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A (Near) Perfect Ice Cream Float: Oatmeal Stout Floats and More! - By Z

I hesitate to call this concoction perfect only because perfection in cooking really is in the mouth of the beholder (tongue of the beholder?). I might think a dish is perfect and you might complain that it’s too spicy. Then, of course, I will make fun of you for being a baby, but that is beside the point.

Anyway, this post is about both a technique for making (nearly) perfect floats and some carbonated beverages that you might not have thought of using as a substitute for root beer.

First let’s talk about the technique. While you might think of a float as a pretty simple thing to make (add ice cream, add soda, eat/drink), this technique improves the texture quite a bit. First you have ice cream with enough icy integrity so that you have relatively solid ice cream to eat until the last bite. Second, the head is perfectly fluffy and doesn’t just dissolve away. This means you can have bites of ice cream, of fluff, of ice cream and fluff, AND of ice cream and fluff and soda (oh my!).

I really have to give credit to this technique (and the idea of using oatmeal stout) to my friend Tommy. He brewed a big batch of beer over the summer and so he always had chilled glasses in the freezer. There’s nothing like having a beer in a chilled glass (and it opened up some room in my cabinets) so I began keeping glasses in my freezer as well.

Chilled glasses with two scoops of ice cream in 'em

One night, I had a friend over who wanted an ice cream float. I may have already been a little bit tipsy at this point, so I put ice cream in the glasses in the freezer and promptly forgot about them. When I remembered (“Where is my floaaaaaaaat, Z?) the ice cream had formed a little protective ice layer due to the moisture in the freezer. So, when I poured the soda on top, it didn’t melt the ice cream at all. I’ve since refined the technique and also add a freezing period after the first pour so that the head freezes a little bit as well. Trust me, it makes for a perfect float.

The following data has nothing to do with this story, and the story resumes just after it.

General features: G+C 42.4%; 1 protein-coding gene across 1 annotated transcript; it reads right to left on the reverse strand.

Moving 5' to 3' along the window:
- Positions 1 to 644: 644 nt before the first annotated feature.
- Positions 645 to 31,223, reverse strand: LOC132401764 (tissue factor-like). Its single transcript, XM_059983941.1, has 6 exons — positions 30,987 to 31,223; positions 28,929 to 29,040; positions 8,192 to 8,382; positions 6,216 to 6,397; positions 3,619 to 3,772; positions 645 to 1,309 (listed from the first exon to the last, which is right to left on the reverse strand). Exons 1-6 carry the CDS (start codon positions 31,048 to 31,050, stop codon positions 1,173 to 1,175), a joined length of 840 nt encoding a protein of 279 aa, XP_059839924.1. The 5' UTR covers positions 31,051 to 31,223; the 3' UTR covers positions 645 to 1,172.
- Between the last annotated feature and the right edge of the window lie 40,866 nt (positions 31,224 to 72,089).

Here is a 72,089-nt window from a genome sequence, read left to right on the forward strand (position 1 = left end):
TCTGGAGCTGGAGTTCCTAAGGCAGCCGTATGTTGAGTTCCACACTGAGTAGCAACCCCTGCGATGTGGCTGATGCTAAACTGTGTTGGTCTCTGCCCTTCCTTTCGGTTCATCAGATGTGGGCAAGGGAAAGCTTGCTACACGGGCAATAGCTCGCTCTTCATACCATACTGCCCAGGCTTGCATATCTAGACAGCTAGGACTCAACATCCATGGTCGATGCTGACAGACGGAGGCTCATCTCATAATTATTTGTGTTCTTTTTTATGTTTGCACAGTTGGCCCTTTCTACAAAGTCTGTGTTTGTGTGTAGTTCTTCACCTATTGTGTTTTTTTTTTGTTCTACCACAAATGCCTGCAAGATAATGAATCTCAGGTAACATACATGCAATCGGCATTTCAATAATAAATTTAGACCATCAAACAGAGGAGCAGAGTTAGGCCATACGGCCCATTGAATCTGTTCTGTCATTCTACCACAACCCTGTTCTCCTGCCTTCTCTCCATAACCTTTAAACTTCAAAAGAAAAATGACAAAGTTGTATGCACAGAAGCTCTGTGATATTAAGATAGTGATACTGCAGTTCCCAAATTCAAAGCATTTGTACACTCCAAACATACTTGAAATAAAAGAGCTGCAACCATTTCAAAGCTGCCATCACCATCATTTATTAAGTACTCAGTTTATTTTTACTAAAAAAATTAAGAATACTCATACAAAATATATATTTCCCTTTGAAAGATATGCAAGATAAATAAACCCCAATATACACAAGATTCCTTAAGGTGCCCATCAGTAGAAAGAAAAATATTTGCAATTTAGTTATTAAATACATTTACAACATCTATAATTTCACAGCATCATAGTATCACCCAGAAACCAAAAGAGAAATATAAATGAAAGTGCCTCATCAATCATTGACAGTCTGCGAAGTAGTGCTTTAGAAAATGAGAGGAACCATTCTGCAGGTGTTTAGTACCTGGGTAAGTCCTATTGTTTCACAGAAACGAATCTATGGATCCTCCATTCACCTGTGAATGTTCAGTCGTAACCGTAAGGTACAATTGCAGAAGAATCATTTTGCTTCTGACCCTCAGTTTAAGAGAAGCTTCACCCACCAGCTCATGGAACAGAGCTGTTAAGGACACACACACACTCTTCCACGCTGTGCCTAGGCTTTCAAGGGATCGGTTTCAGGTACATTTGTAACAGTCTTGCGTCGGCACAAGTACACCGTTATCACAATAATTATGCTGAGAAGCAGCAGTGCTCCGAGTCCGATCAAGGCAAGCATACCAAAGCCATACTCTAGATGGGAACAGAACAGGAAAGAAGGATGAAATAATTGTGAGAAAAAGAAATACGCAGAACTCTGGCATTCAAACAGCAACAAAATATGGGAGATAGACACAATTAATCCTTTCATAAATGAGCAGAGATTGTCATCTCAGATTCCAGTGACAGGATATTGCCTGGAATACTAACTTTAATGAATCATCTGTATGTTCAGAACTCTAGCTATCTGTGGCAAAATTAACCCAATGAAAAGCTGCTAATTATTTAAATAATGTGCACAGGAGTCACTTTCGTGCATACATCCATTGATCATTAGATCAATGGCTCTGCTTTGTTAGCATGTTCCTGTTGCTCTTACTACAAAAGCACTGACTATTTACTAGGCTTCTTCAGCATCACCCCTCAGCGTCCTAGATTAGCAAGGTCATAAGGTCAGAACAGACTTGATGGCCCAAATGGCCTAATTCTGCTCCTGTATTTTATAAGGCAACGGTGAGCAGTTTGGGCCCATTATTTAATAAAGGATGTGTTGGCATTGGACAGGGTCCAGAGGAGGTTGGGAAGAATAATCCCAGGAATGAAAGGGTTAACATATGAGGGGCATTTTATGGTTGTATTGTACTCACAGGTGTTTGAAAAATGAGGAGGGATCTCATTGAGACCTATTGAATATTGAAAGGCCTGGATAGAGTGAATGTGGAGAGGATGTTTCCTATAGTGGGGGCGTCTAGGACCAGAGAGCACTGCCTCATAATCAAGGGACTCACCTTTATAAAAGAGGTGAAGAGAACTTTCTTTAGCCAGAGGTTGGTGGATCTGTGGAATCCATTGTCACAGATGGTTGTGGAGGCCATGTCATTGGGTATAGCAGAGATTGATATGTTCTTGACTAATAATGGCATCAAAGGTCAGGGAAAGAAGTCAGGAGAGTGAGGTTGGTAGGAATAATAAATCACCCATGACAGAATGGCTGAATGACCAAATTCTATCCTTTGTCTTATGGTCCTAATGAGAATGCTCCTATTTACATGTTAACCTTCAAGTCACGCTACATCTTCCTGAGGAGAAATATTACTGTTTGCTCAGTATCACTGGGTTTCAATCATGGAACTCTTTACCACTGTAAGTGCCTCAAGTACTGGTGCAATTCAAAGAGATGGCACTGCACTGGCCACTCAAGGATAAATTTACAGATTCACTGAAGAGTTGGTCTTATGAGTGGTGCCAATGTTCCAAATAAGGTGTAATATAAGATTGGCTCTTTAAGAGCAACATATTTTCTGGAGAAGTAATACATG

Now, you may be a traditionalist and want your plain root beer float and that’s fine. But if you’re willing to experiment a little bit, you will be amply rewarded. Now I’ve tried different sodas (Cherry Coke is a favorite and some people swear by cream soda) and those are fine, but it was Tommy who first told me about a beer float. It sounded gross, I admit, but once you’ve had one properly made, you’ll see what I’m talking about. I prefer oatmeal stout, though I believe a porter would work as well. My roommate Will told me about Guinness and coffee ice cream floats and I do believe I’ll try that out some day, but in this post, I used oatmeal stout. Will was actually the impetus for this post as well, as a friend had mentioned the Guinness and coffee ice cream float and he was craving it, but I talked him into doing oatmeal stout and vanilla bean (“Hey Will, you should get oatmeal stout and vanilla bean instead.” “K.”) The brand of oatmeal stout that our local store carries is by the Lost Coast Brewery and it is pretty good, but I prefer a brand that for the life of me I can’t remember. It comes in a cream colored can (not a bottle) and if I remember correctly, has no picture, but just brown and/or black lettering. I think it’s carried at Trader Joe’s. If anyone knows what it is, please let me know.